It seems like the topic of mental health only comes up after an awful tragedy happens. Perhaps you heard of a friend who passed away from suicide or there was another murder or mass shooting on the news. It seems that as soon as we begin the healing process of the last tragedy, another one comes from left field and slaps us with the brutal realization that there are people struggling with mental health all around us. We try to peel back the layers of what happened that led that person to commit suicide or murder and some of them had the signs written all over the wall and sometimes people are absolutely shocked at what had happened because it was so out of character for that person. Mental health issues can be like a deceiving snake; hidden in plain sight yet only revealing itself at the last minute and oftentimes, before it’s too late.
Before I made the decision years ago to see a psychiatrist and a therapist, I remember thinking to myself that I didn’t suffer from mental health issues because I wasn’t suicidal and I would never harm anyone. That is another common misconception- that our mental health struggles are not that bad. That whole idea of who has it worse is nonsense because we all deserve to live happy and fulfilling lives. Don’t hold yourself back from getting professional help because your issues may appear to be less than someone else; pain is relative. I remember meeting a woman who had come from a very rich family. She was gorgeous, wealthy, and educated. I also remember her telling me how bad her OCD is and that she has really bad anxiety. When I told her she should talk to a professional about it- she looked stunned at my suggestion as if being perceived as ‘having it all’ meant that your mental health had to be perfect as well. We ALL struggle. Celebrities, middle-class folks, low income people, new parents, grandparents- struggle doesn’t see color or status. At some point in everyone’s life they are going to experience pain and grief that can alter their mental health for life. Maybe it is a brief period of depression or maybe you developed an anxiety disorder after a traumatic experience- whatever the case may be, no one is guaranteed to have perfect mental health throughout their lives.
Maybe this relates to someone you know, or maybe this relates to you. Many people have been so conditioned to think that mental health issues are a taboo subject in itself and they let their invisible wounds fester until something bad happens. As mothers, taking care of our mental health seems like the last thing we have time for. We are so busy taking care of our kids, the house, our spouse, and everything else that we have little time left to take care of ourselves. Some of us are lucky to be able to take a five minute shower in peace so finding time to take care of your mental health definitely takes a back seat. As moms, it is SO easy to feel overworked, under-appreciated, sleep deprived, unhappy with our bodies, unhappy with our finances, or even unhappy with our relationships that the stresses of everyday life can really take it’s toll on us. Mental health issues amongst mothers is not uncommon at all- many of us have experienced some form of it to a degree such as anxiety, depression, panic attacks, postpartum depression, bipolar disorder, or even suicidal ideation. Seeking professional help for these issues is my greatest advice to you. I struggled with postpartum depression, severe anxiety, and PTSD from my past and like many others out there, it began to fester until I was so miserable I could barely muster the strength to leave the house. That is when I made the decision to seek professional help from a psychiatrist as well as a licensed therapist. I felt ashamed and embarrassed that I needed to see a professional and take medication in order to feel ‘normal’ because my friends and family have always claimed I was incredibly strong, so admitting that I needed help in order to feel normal was humbling to say the least.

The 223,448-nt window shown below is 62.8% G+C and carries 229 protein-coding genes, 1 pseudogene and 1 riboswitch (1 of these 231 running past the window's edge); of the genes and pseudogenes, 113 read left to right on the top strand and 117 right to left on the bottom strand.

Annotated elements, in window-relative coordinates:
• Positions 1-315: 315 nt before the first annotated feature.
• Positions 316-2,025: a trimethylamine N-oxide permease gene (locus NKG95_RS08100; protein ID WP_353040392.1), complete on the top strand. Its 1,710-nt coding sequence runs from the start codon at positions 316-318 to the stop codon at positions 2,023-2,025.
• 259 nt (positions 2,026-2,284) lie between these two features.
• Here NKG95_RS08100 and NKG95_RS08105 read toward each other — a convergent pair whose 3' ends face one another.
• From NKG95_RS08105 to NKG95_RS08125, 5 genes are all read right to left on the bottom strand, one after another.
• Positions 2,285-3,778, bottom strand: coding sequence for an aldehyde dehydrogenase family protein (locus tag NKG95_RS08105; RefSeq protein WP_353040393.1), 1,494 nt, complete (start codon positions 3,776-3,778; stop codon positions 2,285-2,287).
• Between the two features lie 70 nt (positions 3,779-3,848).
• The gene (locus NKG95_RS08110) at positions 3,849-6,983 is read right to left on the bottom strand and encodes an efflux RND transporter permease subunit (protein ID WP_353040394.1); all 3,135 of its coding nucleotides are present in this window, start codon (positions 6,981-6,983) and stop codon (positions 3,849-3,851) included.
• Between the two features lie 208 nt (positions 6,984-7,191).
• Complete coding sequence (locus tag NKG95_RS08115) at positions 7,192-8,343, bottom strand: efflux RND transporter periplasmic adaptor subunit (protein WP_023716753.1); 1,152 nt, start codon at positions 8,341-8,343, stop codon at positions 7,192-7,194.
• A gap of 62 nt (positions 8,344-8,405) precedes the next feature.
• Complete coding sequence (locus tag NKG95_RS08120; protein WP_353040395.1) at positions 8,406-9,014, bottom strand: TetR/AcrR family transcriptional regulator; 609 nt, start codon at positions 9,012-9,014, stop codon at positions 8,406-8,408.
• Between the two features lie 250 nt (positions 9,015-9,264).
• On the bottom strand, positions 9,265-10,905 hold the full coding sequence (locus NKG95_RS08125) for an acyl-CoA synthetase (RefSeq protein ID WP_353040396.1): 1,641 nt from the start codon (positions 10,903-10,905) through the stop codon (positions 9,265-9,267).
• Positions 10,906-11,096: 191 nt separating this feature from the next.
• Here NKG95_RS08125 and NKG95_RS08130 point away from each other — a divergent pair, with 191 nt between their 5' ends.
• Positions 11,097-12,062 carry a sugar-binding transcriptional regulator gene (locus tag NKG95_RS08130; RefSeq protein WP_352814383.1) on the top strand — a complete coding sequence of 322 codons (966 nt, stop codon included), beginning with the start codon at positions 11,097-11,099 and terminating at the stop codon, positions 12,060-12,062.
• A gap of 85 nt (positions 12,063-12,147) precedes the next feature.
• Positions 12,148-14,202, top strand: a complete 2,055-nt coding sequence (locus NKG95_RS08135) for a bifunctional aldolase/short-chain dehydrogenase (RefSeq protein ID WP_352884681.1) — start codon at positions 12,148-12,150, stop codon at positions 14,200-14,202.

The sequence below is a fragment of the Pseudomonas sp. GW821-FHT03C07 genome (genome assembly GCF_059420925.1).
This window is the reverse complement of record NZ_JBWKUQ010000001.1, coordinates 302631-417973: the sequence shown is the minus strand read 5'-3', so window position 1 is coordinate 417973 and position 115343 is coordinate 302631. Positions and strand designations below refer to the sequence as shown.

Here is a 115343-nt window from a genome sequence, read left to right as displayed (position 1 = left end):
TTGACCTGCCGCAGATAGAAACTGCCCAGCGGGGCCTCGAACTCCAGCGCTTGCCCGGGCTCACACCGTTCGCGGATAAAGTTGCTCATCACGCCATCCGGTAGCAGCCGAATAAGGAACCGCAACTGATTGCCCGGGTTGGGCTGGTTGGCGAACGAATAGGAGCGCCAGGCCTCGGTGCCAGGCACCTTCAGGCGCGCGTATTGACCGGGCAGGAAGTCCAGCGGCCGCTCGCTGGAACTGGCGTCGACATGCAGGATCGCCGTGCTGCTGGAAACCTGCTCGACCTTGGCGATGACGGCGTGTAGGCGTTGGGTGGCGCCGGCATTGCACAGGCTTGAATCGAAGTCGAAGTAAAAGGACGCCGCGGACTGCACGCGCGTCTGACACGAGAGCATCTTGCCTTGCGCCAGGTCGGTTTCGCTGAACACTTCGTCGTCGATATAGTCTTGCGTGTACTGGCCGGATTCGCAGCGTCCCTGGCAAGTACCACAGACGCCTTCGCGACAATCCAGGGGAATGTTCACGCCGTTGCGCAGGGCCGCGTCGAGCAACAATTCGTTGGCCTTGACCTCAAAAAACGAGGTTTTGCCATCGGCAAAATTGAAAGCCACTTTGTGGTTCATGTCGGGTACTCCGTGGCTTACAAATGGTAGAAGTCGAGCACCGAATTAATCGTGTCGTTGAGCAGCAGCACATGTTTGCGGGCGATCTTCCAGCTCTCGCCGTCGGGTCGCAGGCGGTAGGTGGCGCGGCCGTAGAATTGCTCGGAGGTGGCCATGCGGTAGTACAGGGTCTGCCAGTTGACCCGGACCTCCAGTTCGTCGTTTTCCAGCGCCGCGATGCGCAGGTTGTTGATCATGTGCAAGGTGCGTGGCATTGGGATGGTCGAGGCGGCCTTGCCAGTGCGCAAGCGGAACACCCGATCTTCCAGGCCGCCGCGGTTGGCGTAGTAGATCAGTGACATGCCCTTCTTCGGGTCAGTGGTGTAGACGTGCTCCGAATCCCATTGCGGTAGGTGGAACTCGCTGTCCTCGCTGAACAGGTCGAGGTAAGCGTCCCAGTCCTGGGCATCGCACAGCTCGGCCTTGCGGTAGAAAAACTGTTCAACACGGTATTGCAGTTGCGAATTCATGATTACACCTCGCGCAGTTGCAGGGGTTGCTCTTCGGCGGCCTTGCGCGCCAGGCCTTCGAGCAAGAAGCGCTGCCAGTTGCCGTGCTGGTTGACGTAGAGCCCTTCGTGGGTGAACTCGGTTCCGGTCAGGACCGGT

Seeing a licensed therapist and ultimately a psychiatrist really helped pull me out of an awfully dark place. It may seem uncomfortable or even shameful at first but you are so worth it! Take that next step if you are struggling, I promise the rewards far outweigh the risk!
For the next several years, I divulged myself into self help material, spirituality, psychology, physical exercise, and eating healthy. I made the decision to see how I would feel not taking medication because I felt like I was at a place mentally and spiritually to ween myself off of it. I knew it wasn’t going to be easy but I was dead set on putting my newfound coping skills that I learned in therapy to the test. It has been almost three years since I have been medication and started putting my mental health first and I feel amazing. I was learned new ways to cope with my triggers and was able to enjoy life again without having to use medication. My spirituality and way of thinking changed and helped me overcome my depression. I started living in the present instead of the past and I made sure to get plenty of physical exercise! Do I still struggle occasionally? ABSOLUTELY.
Getting off medication isn’t for everybody! If you are considering getting on medication or getting off medication- PLEASE consult your doctor! I am simply talking about MY experience and what worked for me! Please speak with your doctor!!